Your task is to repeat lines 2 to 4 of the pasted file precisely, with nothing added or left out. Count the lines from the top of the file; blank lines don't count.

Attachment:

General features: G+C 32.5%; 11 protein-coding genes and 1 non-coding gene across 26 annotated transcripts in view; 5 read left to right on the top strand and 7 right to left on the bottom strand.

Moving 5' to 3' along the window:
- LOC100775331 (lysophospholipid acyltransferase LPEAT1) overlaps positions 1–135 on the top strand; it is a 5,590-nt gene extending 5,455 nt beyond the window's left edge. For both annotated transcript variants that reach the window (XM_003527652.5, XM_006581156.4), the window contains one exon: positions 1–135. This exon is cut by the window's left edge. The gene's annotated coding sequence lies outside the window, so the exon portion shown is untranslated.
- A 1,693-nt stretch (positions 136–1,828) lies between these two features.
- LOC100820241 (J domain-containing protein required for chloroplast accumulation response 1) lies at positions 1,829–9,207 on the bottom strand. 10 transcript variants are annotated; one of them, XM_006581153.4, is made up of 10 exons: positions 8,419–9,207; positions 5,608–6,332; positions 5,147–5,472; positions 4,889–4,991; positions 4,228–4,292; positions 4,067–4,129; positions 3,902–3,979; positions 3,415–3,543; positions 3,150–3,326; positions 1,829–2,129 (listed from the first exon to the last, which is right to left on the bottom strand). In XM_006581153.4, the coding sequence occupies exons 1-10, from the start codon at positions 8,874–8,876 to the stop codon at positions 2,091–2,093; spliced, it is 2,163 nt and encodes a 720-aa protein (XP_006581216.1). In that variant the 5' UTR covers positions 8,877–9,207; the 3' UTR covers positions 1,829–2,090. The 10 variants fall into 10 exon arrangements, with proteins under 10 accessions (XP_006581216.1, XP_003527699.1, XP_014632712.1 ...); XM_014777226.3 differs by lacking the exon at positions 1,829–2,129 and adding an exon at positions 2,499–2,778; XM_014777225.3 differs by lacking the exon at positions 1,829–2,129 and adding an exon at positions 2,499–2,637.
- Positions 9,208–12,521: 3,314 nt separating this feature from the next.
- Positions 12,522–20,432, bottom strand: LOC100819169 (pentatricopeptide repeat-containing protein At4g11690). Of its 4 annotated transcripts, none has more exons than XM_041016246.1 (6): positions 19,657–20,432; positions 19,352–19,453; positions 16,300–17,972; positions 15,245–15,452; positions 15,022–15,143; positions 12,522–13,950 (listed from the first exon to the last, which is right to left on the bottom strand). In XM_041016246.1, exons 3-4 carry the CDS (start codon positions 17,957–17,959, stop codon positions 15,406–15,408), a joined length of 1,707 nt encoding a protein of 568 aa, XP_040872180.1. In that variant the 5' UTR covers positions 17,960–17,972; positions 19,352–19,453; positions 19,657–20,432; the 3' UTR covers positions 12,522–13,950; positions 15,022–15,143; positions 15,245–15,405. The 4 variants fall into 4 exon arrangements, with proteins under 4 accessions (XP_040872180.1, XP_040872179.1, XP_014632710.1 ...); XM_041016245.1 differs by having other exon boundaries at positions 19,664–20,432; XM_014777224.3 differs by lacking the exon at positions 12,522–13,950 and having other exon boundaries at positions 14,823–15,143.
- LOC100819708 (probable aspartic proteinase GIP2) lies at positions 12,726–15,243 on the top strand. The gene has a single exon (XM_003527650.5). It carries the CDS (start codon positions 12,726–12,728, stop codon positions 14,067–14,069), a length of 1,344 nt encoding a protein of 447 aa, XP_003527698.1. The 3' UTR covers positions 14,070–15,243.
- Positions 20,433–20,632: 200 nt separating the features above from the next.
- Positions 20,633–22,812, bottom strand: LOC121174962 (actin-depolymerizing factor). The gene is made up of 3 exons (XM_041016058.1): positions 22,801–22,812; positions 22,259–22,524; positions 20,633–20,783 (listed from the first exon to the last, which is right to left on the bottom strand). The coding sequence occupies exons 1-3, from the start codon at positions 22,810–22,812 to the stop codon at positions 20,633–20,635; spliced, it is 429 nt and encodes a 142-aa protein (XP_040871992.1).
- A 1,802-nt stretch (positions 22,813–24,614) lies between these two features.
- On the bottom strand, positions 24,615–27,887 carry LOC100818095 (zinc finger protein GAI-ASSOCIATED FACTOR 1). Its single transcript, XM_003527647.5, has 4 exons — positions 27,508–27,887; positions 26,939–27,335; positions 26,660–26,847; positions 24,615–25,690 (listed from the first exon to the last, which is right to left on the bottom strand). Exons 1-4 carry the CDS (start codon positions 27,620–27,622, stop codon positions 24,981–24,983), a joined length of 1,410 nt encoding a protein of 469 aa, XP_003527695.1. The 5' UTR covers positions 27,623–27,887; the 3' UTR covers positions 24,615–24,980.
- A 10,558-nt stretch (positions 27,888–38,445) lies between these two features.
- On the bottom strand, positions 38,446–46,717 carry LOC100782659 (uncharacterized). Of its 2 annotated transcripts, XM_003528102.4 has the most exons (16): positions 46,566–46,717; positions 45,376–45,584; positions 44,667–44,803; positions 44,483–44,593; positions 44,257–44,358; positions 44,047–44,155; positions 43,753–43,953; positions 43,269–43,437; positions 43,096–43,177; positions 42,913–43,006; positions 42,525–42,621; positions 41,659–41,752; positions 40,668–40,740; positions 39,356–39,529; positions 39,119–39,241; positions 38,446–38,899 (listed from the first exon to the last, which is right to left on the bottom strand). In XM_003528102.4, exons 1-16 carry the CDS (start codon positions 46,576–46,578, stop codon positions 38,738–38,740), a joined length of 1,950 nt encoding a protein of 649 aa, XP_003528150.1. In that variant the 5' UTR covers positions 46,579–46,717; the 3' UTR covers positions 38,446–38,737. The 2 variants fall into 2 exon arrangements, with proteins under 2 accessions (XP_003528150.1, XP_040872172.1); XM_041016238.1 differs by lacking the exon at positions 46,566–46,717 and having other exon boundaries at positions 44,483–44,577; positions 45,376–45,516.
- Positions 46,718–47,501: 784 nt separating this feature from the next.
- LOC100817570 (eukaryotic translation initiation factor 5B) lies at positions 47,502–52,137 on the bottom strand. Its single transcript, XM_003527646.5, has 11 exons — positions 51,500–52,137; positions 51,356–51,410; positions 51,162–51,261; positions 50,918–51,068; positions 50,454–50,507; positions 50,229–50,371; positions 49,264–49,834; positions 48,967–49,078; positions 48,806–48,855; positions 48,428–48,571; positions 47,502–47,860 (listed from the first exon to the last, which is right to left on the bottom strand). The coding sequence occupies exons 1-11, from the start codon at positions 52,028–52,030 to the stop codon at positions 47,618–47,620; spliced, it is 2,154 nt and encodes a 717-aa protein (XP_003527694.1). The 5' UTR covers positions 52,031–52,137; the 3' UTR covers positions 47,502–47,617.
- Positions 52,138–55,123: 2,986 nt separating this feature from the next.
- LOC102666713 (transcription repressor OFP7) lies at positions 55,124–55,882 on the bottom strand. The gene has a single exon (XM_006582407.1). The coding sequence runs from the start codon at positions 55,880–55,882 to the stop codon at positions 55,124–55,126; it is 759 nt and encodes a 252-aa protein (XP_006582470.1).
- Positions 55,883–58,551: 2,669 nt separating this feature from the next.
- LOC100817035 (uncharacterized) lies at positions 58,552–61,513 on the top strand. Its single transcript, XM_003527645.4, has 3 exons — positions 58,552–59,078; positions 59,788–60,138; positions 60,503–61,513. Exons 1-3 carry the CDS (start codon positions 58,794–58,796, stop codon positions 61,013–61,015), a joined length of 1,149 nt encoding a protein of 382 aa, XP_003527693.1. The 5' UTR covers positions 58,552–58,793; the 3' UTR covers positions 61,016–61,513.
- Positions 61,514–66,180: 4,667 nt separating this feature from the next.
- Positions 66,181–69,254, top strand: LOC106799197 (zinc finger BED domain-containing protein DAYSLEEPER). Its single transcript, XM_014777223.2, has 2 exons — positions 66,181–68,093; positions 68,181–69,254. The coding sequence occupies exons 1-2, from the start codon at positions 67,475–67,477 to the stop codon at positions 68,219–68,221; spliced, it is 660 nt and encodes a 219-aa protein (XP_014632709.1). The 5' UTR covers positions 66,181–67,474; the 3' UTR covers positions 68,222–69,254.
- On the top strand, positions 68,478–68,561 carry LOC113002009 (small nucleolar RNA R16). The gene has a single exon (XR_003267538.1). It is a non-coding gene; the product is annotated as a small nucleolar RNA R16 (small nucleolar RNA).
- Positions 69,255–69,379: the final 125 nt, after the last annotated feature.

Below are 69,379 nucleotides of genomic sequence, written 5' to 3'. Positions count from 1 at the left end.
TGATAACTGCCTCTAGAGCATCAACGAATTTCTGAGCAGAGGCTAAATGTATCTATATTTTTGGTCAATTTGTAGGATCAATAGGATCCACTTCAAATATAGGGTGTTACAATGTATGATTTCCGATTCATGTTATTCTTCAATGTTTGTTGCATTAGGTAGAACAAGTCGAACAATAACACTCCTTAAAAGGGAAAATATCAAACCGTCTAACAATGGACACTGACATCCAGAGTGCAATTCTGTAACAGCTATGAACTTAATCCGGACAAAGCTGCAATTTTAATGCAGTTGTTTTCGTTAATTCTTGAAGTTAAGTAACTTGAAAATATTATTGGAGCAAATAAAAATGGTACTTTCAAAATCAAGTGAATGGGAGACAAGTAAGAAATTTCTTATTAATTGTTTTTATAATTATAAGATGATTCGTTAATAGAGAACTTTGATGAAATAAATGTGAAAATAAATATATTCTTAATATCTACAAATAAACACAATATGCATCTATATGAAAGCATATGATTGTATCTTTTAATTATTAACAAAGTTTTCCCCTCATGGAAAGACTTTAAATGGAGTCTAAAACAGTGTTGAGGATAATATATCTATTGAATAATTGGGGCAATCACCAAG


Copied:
Moving 5' to 3' along the window:
- LOC100775331 (lysophospholipid acyltransferase LPEAT1) overlaps positions 1–135 on the top strand; it is a 5,590-nt gene extending 5,455 nt beyond the window's left edge. For both annotated transcript variants that reach the window (XM_003527652.5, XM_006581156.4), the window contains one exon: positions 1–135. This exon is cut by the window's left edge. The gene's annotated coding sequence lies outside the window, so the exon portion shown is untranslated.
- A 1,693-nt stretch (positions 136–1,828) lies between these two features.